I've just been invited by Rachael Solomon who is the Program Director of the Edward Hopper House Art Center in Nyack, NY to have a mini solo show in one of their galleries.. We'll be showing some of my paintings of the interior of Edward Hopper's Cape Cod studio where I've had the great pleasure of enjoying 13 residencies since 1983. The Edward Hopper House Art Center is the boyhood home of the famous American realist artist. So much of what Hopper became stemmed from his early years there. So I'm excited to do the exhibit. It will be coming up in March through May of 2012.
Hopper didn't teach. Yet I learned more about how to become a good painter by studying his work than by any other single thing. Art after all is visual. Words, even beautifully and aptly spoken can get in the way. And Hopper was legendarily tactiturn. I suspect had someone asked Hopper how to paint an empty room, his terse reply would have been "Don't!".
Above is one of his last oil paintings, Sun in an Empty Room from 1963. It's the emptiest of all the rooms he ever painted. Yet it draws you in and holds your attention as well as any richly appointed interior. How did he do this? In a way he followed the imaginary advice I have him giving above- his room only appears empty. The boldness of the sunlight on the wall bowls you over it is so bright. As you look longer you come to see the thousands of gradations from slightly lighter to slightly darker. And his yellow walls are actually a family of yellows migrating from warmer to cooler and from more intensely colored to more silvery and greyed-out.
I used to have a teacher in my graduate painting program at Indiana University, Ron Markman, whose favorite painting word was "orchestration." And that's just what Hopper does here- he sneaks into the walls all sorts of information about the little flickering changes in the lights and the shadows and orchestrates them into a symphony. Hopper's "empty" walls seem alive enough to start breathing.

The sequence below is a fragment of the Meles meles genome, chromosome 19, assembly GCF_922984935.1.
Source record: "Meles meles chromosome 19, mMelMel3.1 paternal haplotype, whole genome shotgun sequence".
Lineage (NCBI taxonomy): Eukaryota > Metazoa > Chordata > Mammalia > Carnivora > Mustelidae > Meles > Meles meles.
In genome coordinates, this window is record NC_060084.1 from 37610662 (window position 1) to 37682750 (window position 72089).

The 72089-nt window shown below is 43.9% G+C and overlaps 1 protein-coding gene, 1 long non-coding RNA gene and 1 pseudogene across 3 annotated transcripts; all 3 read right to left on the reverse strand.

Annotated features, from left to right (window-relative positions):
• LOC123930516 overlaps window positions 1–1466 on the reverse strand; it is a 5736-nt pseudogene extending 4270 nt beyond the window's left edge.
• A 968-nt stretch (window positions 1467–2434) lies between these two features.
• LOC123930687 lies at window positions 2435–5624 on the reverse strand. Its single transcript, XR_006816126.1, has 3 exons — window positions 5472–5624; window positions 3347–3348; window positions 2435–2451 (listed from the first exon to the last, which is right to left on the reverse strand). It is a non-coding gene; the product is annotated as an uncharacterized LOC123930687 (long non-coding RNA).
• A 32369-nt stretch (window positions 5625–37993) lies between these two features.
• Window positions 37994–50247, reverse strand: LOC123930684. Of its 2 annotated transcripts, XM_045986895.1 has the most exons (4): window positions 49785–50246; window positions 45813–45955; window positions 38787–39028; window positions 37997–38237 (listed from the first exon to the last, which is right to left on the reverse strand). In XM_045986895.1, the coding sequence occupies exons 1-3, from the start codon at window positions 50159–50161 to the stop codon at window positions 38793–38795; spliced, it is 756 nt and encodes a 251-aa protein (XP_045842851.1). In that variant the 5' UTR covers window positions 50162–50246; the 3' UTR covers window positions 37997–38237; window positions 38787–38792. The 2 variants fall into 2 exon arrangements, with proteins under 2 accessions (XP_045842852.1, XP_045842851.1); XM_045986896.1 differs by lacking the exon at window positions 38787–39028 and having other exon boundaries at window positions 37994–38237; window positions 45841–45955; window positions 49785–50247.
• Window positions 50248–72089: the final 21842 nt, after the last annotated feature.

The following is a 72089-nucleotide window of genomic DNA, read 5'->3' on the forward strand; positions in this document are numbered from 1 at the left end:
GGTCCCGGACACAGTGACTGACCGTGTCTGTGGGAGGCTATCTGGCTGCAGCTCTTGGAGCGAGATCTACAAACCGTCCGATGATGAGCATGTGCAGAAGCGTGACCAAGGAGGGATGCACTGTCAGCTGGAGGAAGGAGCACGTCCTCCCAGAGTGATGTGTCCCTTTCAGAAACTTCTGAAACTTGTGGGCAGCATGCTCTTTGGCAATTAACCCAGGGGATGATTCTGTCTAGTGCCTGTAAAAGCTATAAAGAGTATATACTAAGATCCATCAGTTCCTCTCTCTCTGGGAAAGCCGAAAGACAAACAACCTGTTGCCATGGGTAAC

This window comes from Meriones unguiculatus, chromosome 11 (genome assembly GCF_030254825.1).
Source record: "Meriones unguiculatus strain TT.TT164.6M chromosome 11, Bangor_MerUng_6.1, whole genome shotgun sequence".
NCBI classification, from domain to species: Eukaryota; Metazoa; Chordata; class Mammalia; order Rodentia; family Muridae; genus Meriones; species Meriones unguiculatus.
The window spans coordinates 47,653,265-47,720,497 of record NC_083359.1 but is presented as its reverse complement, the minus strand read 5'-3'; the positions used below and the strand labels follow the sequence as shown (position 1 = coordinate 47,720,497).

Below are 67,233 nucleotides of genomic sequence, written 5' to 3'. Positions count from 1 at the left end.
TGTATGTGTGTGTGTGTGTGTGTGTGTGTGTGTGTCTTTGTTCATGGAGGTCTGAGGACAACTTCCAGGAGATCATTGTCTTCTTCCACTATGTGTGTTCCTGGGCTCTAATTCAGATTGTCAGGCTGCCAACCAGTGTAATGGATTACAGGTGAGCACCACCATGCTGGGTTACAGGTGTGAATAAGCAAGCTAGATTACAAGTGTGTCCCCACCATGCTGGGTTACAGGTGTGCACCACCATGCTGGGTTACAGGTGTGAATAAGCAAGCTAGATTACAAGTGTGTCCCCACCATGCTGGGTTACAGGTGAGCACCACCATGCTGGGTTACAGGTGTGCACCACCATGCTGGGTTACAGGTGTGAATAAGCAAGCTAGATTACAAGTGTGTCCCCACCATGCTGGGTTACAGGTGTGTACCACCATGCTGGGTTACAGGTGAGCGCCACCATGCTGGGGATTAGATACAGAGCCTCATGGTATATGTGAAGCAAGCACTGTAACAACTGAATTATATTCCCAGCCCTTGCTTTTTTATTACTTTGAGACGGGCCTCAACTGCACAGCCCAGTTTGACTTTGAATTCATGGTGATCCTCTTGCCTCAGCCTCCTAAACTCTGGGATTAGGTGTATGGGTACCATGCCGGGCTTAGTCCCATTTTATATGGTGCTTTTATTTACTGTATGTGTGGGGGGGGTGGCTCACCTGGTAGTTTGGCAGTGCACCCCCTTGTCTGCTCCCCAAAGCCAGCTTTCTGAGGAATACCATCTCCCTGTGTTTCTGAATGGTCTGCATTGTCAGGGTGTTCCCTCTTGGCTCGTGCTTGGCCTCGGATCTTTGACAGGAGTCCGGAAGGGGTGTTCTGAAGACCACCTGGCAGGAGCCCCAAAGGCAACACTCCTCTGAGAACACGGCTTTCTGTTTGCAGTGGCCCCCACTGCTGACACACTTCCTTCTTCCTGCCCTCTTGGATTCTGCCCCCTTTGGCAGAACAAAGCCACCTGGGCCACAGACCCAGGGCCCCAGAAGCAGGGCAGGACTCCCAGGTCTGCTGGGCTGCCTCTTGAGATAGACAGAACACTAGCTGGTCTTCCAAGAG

One funny thing about the painting is the perspective he used. It's an invented space and Hopper casually breaks the rules about how perspective orthogonal lines are supposed to gradually converge to a distant vanishing point. His careen together at impossible angles, but it matters not at all. So firm is his hand telling you to focus on the shapes of the sunlight and the shadows that 99% of his viewers will never notice.
Above is an old favorite, Rooms by the Sea, from the Yale University Art Museum. I've written about this painting before. It's an architecturally accurate rendering of his painting room and his adjacent bedroom in his studio in S. Truro, MA on Cape Cod. But wanting the walls to come to life, Hopper tells a big lie. In reality those walls face due north. Sunlight never falls directly on them. Imagine this painting without the drama of those diagonal sunlight shapes breaking up the walls. They would indeed be too empty and the painting's amazing energy would drain away to nothing.
And below is another not quite as empty painting by Hopper from earlier in his career. It's remarkable as most of it is just the unadorned orange wall. But using the exact same device of diagonal sunlight breaking up the empty expanse, Hopper infuses the picture with a pulsating liveliness.
Hopper in this Girl at a Sewing Machine is orchestratring his empty wall space to dance with the figure. Look at how the long straight hair going over her shoulder and her bangs travel across the painting's surface at just the same angle as the shadows from the window frame move across the wall. This is a connection Hopper has installed into his painting that probably never really existed. But it connects the woman with the space around her in a way we come to love.
It's not that Hopper is saying don't paint empty space. Rather his work shows how to make emptiness resonate with feeling. He invents little surprises of tones, changes in his color, and subtle interconnections with his shapes to make the empty seem full.